Based on years of consensus building with the community, NBW’s garden design is informed by a trove of period photos, drawings, and other documentation. The project has included extensive archaeological excavations. Bits of Paleo-Indian pottery, historic ash paths, animal bones, cisterns, and even the foundation and chimney of a colonial-era dwelling have been unearthed and reveal the daily footsteps of real people from the seventeenth to the twentieth centuries. The extended planning process included an award-winning 2002 Cultural Landscape Report by Patricia O’Donnell of Heritage Landscapes. That report underscored the narratives of the land and its varied uses which informed the NBW design.
While the gardens date back to the 1700s or earlier, the revitalized space will not be a “period” recreation but rather a richly interpreted rehabilitation. Lost visual and spatial relationships will be reestablished. Three existing stone-walled rooms will contain largely native and drought-resistant species in response to climate change. The innovative schematics include a picturesque parterre; an outdoor classroom and hands-on planting area with 16 rotating vegetable beds; a reflecting pool and sensory garden; and a 100-foot-long rose arbor and pollinator pathway. “As landscape architects, we have always known the importance of public space,” said NBW principal Thomas Woltz. “And right now, the opportunity to breathe new life into an outdoor space of this historic importance feels that much more essential.”
“The refreshed gardens will provide much-needed outdoor classrooms to expand our collaborative efforts with area partners while they will also enhance our existing history and conservation curriculum,” said Suzanne Clary, president of the Board of Trustees of JHC. A recent virtual program about preserving Black history with Brent Leggs, executive director of the African American Cultural Heritage Action Fund of the National Trust for Historic Preservation, is just one example of the types of topics and speakers regularly hosted at the Jay Estate.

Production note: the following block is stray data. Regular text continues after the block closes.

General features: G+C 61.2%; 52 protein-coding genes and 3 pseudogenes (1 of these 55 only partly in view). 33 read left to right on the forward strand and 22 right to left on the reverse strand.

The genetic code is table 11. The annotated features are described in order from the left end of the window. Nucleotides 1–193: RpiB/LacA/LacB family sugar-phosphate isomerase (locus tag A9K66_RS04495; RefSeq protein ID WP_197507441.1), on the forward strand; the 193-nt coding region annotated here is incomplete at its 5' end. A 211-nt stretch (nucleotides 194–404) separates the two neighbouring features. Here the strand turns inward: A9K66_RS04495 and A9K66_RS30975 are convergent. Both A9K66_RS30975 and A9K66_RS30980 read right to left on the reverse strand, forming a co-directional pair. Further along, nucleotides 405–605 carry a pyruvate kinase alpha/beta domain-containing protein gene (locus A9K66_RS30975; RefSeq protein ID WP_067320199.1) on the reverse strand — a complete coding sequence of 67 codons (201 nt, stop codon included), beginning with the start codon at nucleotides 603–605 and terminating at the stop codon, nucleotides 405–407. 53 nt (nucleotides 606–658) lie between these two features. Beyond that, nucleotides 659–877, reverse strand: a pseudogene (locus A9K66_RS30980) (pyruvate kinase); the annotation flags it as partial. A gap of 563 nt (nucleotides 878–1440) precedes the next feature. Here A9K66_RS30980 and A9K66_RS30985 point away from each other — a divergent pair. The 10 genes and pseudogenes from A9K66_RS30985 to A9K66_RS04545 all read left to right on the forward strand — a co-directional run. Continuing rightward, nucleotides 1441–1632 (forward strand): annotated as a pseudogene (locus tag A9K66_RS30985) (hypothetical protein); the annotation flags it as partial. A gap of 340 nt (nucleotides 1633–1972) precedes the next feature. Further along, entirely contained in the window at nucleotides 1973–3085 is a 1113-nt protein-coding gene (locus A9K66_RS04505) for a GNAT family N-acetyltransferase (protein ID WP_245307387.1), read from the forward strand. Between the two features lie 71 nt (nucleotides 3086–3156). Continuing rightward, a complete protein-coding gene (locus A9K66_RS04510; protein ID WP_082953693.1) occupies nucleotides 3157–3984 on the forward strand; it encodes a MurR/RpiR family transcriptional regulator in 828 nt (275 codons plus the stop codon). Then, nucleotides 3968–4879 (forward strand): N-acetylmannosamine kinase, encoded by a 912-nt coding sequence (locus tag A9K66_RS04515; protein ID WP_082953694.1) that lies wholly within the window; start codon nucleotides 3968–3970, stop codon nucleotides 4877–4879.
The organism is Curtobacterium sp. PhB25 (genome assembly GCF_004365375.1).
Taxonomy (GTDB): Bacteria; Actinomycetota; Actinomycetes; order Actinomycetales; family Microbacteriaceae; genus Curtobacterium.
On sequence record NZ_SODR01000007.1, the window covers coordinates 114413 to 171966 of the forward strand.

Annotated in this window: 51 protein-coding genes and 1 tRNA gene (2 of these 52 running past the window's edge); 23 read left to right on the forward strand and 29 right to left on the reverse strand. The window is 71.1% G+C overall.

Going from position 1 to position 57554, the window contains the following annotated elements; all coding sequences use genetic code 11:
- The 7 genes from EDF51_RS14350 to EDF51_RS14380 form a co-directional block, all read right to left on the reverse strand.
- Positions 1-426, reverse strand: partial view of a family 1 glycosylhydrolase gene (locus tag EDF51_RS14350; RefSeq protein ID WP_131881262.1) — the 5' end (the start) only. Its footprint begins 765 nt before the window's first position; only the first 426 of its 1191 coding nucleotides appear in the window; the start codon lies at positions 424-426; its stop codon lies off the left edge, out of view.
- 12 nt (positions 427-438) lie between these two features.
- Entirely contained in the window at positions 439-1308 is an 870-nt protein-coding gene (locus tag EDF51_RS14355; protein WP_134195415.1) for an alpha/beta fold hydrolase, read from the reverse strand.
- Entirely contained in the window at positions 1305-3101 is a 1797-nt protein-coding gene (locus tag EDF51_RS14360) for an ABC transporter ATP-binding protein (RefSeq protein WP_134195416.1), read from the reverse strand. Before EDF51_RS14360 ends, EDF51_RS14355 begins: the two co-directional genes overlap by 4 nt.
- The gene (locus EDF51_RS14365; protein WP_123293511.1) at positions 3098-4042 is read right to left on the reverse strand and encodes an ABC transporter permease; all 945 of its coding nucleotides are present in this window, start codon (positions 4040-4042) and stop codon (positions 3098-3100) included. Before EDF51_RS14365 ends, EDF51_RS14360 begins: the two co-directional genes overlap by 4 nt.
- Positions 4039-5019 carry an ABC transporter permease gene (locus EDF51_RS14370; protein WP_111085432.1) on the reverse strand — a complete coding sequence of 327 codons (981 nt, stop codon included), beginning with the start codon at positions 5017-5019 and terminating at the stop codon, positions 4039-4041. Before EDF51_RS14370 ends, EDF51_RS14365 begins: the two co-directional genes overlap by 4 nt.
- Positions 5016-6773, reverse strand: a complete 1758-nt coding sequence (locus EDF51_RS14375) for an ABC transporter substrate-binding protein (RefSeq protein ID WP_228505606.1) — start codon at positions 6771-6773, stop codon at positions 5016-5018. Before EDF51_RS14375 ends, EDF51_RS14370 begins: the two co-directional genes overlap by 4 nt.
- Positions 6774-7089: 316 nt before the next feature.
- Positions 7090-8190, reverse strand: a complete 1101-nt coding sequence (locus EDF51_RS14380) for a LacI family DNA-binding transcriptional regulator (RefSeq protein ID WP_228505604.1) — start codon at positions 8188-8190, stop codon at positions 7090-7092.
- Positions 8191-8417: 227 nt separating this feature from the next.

The new gardens are being installed by the landscape services firm Pennington Grey. They are slated to be completed by Thanksgiving 2020. Based in Brooklyn and Bedford Hills, New York, the firm—which is led by the husband-and-wife team of Penn Marchael and Laura Lee—has completed native planting projects for historic Greenwood Cemetery in Brooklyn and Grace Farms, a nonprofit nature retreat in New Canaan, Connecticut. Marchael also worked as part of the team led by Larry Weaner Landscape Associates that in 2016 planted the Jay Estate’s own native meadow. Like the gardens, the meadow has been planted with native grasses and wildflowers that attract pollinators and build carrying capacity for imperiled grassland birds and monarch butterflies.